McClung added that the NTSB had tentatively identified undersized gusset plates as a likely lead contributor to the collapse and said that bridge maintenance and inspections -- two areas of focus in Wednesday's findings -- would not have identified the error in the gusset's original design.
The investigation by the Gray Plant Mooty law firm has been characterized as being pushed by DFL critics of MnDOT and Pawlenty who have a majority on the joint legislative committee. Republican legislators have also described the probe as unnecessary and at one point said the law firm was compromised because it had pushed a lawsuit against MnDOT.
Of 15 committee members, six are Republicans, three of whom were missing Wednesday.
The report examined four key moments that preceded the collapse.
One occurred in 1996, when gusset plates buckled on a similar bridge in Ohio -- an episode that the Gray Plant Mooty investigators said should have been communicated to MnDOT but was not.
Although the Ohio episode was dissected in a civil engineering trade journal that MnDOT subscribed to, the report said neither MnDOT nor its consultants were aware of the incident. Earlier reports had also shown that MnDOT personnel attended a conference where the Ohio failure was a featured topic.
While not faulting MnDOT, Wednesday's report concluded that "of all the issues we reviewed in our investigation, this one [in Ohio] appears to have held the most promise" for linking the incident with what the NTSB said may have been a key factor in the I35W collapse.
A second important moment, according to the report, was the decision in 2006 by MnDOT and consultant URS Inc. to back away from pushing for an ambitious -- and costly -- redecking of the bridge. "We thought that was a good thing to do to add redundancy" to the bridge, Don Flemming, a URS official, told investigators. "At one point, [MnDOT] told us that redecking was not going to happen until 2020 or '22."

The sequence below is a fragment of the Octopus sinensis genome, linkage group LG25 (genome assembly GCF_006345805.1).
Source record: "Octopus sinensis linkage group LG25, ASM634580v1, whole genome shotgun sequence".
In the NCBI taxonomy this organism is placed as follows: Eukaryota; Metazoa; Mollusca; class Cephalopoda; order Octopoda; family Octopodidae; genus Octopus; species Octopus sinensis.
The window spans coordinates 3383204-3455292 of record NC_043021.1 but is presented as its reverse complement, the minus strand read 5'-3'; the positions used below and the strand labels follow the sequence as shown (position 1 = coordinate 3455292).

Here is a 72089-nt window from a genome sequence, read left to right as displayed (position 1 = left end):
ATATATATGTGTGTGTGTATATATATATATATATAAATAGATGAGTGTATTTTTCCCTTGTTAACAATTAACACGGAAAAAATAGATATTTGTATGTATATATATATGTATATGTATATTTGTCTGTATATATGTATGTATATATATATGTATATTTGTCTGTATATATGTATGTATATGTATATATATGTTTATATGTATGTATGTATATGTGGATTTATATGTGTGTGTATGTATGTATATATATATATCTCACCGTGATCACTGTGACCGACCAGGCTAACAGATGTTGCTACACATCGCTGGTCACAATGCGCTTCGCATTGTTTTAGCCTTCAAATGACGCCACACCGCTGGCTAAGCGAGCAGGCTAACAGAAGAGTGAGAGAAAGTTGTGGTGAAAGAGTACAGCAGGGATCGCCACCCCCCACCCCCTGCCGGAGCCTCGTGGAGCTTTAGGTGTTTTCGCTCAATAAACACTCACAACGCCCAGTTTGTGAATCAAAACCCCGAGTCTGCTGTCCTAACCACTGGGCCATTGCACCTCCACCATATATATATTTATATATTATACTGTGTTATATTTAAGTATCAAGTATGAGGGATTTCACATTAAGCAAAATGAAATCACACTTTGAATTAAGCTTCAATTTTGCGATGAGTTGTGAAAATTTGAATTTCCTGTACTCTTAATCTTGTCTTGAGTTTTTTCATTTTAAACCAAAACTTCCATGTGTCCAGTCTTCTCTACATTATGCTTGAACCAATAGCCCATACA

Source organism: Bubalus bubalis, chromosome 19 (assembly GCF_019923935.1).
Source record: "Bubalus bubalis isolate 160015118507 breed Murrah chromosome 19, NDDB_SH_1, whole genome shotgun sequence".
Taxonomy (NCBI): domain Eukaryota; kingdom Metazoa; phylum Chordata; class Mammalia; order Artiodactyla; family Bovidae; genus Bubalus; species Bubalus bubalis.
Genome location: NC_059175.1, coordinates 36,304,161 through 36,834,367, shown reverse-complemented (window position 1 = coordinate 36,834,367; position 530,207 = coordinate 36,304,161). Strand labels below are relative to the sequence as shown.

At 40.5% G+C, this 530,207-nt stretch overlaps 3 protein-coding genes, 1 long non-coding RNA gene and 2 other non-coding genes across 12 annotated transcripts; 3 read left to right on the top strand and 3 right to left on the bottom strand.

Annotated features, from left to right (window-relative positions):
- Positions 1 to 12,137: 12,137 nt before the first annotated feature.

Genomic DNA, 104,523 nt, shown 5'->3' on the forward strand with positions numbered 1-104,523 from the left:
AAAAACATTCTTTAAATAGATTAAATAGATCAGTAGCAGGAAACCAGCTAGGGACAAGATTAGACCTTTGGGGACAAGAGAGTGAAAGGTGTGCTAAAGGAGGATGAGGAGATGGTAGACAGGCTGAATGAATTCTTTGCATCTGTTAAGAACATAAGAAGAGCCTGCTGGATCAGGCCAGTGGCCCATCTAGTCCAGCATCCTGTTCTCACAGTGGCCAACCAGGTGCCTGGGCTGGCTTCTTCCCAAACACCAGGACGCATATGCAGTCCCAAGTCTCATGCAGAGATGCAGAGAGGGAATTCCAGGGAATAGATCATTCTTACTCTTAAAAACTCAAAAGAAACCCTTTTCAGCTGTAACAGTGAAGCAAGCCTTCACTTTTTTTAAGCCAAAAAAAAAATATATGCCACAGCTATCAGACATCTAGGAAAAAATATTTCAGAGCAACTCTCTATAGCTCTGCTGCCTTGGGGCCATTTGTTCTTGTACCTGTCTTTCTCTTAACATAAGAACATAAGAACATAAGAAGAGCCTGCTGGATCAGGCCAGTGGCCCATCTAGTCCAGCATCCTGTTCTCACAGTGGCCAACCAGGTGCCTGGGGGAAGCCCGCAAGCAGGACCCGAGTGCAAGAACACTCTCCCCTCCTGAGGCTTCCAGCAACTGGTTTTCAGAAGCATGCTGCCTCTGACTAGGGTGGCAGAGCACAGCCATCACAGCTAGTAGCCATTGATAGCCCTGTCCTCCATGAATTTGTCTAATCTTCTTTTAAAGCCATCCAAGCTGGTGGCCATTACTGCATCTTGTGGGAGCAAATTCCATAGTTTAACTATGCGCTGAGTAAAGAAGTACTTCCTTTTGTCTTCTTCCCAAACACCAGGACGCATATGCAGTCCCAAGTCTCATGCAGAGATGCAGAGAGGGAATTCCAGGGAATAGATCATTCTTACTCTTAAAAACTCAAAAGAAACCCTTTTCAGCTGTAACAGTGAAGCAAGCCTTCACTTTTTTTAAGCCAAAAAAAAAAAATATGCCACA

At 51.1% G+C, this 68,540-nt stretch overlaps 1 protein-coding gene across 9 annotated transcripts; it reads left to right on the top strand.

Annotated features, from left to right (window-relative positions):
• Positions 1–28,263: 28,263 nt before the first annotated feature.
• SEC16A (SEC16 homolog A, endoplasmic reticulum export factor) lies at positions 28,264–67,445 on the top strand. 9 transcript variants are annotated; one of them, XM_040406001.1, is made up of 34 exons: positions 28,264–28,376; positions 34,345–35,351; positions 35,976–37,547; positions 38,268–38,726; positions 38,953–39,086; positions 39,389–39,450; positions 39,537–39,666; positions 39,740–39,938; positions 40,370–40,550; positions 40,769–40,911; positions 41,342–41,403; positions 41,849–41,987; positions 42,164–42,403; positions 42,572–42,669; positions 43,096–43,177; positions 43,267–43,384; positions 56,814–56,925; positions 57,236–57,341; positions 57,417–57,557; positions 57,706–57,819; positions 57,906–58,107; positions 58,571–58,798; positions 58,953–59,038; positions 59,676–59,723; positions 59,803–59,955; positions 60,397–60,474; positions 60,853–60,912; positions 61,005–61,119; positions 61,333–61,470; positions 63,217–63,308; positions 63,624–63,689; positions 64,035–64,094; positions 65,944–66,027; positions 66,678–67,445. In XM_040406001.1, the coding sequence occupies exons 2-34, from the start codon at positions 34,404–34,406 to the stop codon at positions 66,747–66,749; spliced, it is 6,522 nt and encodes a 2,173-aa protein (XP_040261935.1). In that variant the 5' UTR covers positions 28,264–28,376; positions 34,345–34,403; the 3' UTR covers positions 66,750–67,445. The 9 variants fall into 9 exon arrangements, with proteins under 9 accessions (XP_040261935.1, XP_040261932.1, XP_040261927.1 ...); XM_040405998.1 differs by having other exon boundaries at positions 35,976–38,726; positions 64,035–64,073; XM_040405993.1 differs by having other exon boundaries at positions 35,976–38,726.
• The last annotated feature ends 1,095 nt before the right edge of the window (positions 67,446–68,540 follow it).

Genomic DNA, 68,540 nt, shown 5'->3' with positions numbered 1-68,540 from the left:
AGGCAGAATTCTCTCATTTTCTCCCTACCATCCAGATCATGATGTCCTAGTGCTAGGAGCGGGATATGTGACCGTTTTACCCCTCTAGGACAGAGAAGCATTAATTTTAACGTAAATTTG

A third key moment came when URS officials, who have not publicly commented since the collapse, discussed how closely the bridge's gusset plates should be analyzed as part of a study of the structure. Although an internal URS memo in 2005 stated that gusset plate buckling would not be catastrophic, a URS official told the Gray Plant Mooty investigators the comment was meant to be hypothetical. About the I-35W bridge, URS official Ed Zhou told the investigators that "we determined that it's not necessary for us to get into the level of details of reexamining the gusset plate if they were designed properly."
Finally, the report addressed a 2003 photo showing a bowed gusset plate on the bridge.
According to the report, one MnDOT safety inspection engineer said he remembered seeing the bowed gusset but concluded "that the bowing was attributable to original construction, rather than the result of stress on the gusset plate." But the report said that because MnDOT inspectors did not measure or record the finding, "there was no way to determine whether there was any change in this condition over time."
Mike Kaszuba • 612-673-4388